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Esther McCready, first African American student at U-Md. nursing school, dies at 89

Esther McCready stands in front of a photo of herself on display at the University of Maryland School of Nursing's museum in 2009.
Esther McCready stands in front of a photo of herself on display at the University of Maryland School of Nursing's museum in 2009. (Karl Merton Ferron/Baltimore Sun)
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Esther E. McCready, who helped open segregated professional and graduate schools to African Americans when she won a court victory in 1950 to become the first Black student admitted to the University of Maryland School of Nursing, died Sept. 2 at a hospital in Randallstown, Md. She was 89.

The cause was a blood-borne infection, said a niece, Colletha Massey.

Ms. McCready grew up in East Baltimore, in a neighborhood near Johns Hopkins Hospital, and had decided by age 8 that she wanted to be a nurse. Schools, like much of American life at the time, were segregated. When Ms. McCready applied to the U-Md. nursing school in Baltimore in 1949 — making no secret that she had attended an African American high school — she understood that her application was certain to be rejected.

“I knew what they were going to say,” she once told the Baltimore Sun, “but I wanted to make them say it.”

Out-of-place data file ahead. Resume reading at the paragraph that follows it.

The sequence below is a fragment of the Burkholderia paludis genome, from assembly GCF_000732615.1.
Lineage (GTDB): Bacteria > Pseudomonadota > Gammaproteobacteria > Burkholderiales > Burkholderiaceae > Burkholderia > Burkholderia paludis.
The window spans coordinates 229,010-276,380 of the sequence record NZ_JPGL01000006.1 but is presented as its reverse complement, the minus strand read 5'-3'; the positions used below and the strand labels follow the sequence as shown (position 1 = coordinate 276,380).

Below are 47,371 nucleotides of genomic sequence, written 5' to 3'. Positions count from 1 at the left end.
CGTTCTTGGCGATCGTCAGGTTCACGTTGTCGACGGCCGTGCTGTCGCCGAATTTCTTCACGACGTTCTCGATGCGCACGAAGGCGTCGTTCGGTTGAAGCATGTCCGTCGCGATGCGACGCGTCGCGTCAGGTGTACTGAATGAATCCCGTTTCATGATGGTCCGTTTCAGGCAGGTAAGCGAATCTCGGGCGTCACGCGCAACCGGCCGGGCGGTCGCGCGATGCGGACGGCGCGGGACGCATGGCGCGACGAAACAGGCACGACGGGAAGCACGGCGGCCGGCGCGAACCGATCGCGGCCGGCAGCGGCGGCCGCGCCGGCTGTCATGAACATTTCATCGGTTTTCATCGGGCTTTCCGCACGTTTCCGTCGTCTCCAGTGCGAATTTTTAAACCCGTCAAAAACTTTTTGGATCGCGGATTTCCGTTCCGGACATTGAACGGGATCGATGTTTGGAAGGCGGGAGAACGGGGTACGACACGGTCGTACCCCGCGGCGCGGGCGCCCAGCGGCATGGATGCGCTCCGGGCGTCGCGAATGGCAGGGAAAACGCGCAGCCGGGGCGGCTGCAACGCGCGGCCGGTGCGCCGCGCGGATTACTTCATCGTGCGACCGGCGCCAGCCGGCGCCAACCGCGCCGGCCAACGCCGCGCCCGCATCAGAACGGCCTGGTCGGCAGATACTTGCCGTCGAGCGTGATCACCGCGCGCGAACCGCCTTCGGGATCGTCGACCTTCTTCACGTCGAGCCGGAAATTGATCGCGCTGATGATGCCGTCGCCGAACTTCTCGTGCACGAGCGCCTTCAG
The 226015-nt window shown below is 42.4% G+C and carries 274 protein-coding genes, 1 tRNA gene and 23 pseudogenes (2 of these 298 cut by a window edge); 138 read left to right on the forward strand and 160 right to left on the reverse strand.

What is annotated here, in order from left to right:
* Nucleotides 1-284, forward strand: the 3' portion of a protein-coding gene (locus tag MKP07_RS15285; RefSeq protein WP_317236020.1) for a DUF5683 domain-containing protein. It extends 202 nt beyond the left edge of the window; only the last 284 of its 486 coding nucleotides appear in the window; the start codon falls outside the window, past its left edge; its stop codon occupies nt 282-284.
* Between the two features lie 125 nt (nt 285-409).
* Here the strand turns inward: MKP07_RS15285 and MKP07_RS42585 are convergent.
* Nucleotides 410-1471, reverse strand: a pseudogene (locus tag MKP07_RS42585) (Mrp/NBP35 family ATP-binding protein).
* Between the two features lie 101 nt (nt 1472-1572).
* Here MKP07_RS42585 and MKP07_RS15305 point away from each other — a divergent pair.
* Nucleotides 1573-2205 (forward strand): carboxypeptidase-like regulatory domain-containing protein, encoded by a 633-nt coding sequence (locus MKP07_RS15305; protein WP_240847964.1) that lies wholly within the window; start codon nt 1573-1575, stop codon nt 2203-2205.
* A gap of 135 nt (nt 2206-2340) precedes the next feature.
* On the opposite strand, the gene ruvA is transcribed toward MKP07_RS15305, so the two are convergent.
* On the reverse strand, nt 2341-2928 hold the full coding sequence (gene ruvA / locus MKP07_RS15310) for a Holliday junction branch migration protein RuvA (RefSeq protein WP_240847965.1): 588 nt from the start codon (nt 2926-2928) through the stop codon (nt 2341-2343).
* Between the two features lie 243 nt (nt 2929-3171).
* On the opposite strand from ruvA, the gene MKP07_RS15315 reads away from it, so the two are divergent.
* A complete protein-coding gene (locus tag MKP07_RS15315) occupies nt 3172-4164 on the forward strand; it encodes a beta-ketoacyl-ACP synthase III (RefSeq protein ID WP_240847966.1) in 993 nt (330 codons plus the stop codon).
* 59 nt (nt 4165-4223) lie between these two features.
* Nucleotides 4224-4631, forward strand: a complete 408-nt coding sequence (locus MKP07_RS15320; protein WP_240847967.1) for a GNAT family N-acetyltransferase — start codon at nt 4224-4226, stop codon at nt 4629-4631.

At first, what the nursing school said was nothing. When Ms. McCready repeatedly checked on the status of her application, university administrators told her it was under review. By the late summer of 1949, when the new academic year began and Ms. McCready had still received no reply, she agreed to allow the National Association for the Advancement of Colored People to take her case to court.

At the time, the NAACP was engaged in an array of legal battles to secure educational equality for African Americans, a key front in the civil rights movement. The most important milestone came in 1954 with the U.S. Supreme Court decision in Brown v. Board of Education that declared segregated public schools unconstitutional. But there were other important victories that preceded it.

In 1936, Donald Gaines Murray became the first African American admitted to the U-Md. law school in more than four decades, with future Supreme Court justice Thurgood Marshall representing him in court. Murray, Marshall and Marshall’s mentor, Charles Hamilton Houston, were among the lawyers who crafted Ms. McCready’s case in McCready v. Byrd. (The defendant was Harry Clifton “Curley” Byrd, the president of U-Md.)

The nursing school had offered Ms. McCready a scholarship to attend Meharry Medical College, a historically Black school in Nashville, and won an initial victory in 1949, when a Baltimore judge ruled that with that offer, the school had satisfied its constitutional obligations under the “separate but equal” doctrine established in 1896 under its Plessy v. Ferguson decision.

But Ms. McCready appealed and, in 1950, won. Describing the provision to send African American applicants to historically Black schools as a “dodge that could not even be called artful,” a Washington Post editorial at the time declared that “there is something extremely heartening in the candid recognition of this fact by the Maryland Supreme Court.”